I made a fresh loaf of rustic bread. While it was cooling I fired up the grill so the grate would be good and hot. When the loaf had cooled completely, I sliced and grilled the bread.

Then I rubbed the warm grilled slices with freshly smashed garlic; spread on the olive oil; and sprinkled with course salt and freshly cracked pepper.

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SCREETCH.....rewind. "What? You spread on the olive oil? Don't you mean drizzled?"

Nope, I mean spread. Like butter, with a knife. I've been spreading my olive oil for about five years now. Ever since I discovered that I can keep that fresh pressed taste of October for as long as my freezer is plugged in.

My favorite grassy, peppery oil comes from my friend, Mauro Colonna, the owner of Le Casa Gialle, near Perugia in Umbria. He has a standing order from me every fall. Two 5 litre tins for me, and a half-dozen bottles for Christmas gifts. From the day his pickers hit the trees to the day my unfiltered green gold is been delivered by the UPS lady can be counted on two hands. This is a major investment - mainly because of the shipping charges, which are more than the oil itself. So, I want the flavor to last. That is how I came to discover freezing.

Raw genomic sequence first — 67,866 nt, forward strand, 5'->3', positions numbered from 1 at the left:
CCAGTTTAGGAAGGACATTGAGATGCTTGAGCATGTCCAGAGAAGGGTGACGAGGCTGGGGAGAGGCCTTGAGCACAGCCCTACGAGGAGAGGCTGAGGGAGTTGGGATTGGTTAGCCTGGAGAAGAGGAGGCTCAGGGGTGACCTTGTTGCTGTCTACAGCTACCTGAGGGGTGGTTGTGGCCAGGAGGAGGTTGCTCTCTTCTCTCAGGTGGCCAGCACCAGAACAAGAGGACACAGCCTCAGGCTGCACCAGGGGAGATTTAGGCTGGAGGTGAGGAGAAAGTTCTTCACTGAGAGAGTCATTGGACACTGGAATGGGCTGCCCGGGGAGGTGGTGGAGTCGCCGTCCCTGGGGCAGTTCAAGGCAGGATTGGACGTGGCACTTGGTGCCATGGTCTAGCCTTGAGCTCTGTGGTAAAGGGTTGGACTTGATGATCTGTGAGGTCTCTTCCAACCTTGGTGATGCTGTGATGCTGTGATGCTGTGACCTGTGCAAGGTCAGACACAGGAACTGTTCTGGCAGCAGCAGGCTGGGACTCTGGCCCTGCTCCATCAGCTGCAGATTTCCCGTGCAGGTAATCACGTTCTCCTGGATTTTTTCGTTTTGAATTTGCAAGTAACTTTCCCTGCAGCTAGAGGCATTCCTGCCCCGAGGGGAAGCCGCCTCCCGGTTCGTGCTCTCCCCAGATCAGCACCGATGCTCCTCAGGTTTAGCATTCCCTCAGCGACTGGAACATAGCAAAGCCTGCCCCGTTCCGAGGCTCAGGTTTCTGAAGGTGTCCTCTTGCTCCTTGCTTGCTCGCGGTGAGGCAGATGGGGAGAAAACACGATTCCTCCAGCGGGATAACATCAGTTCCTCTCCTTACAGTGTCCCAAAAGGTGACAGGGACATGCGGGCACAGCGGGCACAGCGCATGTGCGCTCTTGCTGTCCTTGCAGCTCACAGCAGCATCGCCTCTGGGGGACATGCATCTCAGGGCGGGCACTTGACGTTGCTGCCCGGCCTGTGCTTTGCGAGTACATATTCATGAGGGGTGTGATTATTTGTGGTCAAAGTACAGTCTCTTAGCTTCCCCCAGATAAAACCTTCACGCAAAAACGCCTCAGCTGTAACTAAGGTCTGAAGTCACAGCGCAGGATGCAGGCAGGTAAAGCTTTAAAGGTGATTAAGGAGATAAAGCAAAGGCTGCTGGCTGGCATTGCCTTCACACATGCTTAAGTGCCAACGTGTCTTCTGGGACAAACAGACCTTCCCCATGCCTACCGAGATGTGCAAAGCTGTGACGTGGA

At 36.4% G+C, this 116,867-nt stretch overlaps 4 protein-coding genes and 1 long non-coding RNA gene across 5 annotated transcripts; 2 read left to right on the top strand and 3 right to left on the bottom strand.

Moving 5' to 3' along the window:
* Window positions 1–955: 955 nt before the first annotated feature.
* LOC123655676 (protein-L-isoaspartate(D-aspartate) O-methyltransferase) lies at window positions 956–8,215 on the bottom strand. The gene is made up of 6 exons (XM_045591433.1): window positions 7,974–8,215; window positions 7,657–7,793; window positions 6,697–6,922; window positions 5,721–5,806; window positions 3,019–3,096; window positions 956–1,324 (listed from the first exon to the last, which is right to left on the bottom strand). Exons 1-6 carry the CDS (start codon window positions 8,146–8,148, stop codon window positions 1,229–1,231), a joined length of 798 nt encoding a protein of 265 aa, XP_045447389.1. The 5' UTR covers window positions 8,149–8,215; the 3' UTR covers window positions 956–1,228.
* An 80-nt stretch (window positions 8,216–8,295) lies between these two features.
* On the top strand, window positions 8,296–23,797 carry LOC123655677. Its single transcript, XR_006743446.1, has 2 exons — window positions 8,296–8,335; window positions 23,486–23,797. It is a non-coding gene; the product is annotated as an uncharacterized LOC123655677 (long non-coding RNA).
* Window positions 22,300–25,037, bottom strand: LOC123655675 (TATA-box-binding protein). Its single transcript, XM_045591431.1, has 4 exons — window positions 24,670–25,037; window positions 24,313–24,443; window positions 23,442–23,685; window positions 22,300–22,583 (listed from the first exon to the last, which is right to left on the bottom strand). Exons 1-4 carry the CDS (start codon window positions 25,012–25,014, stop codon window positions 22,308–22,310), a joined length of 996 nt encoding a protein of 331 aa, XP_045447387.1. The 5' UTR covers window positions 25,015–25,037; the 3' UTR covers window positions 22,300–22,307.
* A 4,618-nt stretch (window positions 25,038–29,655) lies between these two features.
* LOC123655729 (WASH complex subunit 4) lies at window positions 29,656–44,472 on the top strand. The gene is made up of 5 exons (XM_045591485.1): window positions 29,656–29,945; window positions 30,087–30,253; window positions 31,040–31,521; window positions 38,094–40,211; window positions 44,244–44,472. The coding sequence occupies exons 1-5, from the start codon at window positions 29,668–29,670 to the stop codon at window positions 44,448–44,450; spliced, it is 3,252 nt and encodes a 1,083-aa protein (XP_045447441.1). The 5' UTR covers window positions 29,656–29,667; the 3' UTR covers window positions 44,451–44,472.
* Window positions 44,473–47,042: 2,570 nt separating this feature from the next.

I found that when I take a container out of my freezer and transfer it to my fridge, it will thaw to a soft-spread consistance. Similar to tub margarine. Except, it melts so incredibly fast that you can't have it out of the fridge for more than a few minutes at a time. Once melted, it doesn't return to the smooth soft-spread consistancy again. That's why I freeze in small 4oz containers.

Here is what olive oil looks like in its three states. Frozen, soft-spread, & liquid.

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OK you purists, fire away. Tell me what you think of me messing with Mama Italia's finest product.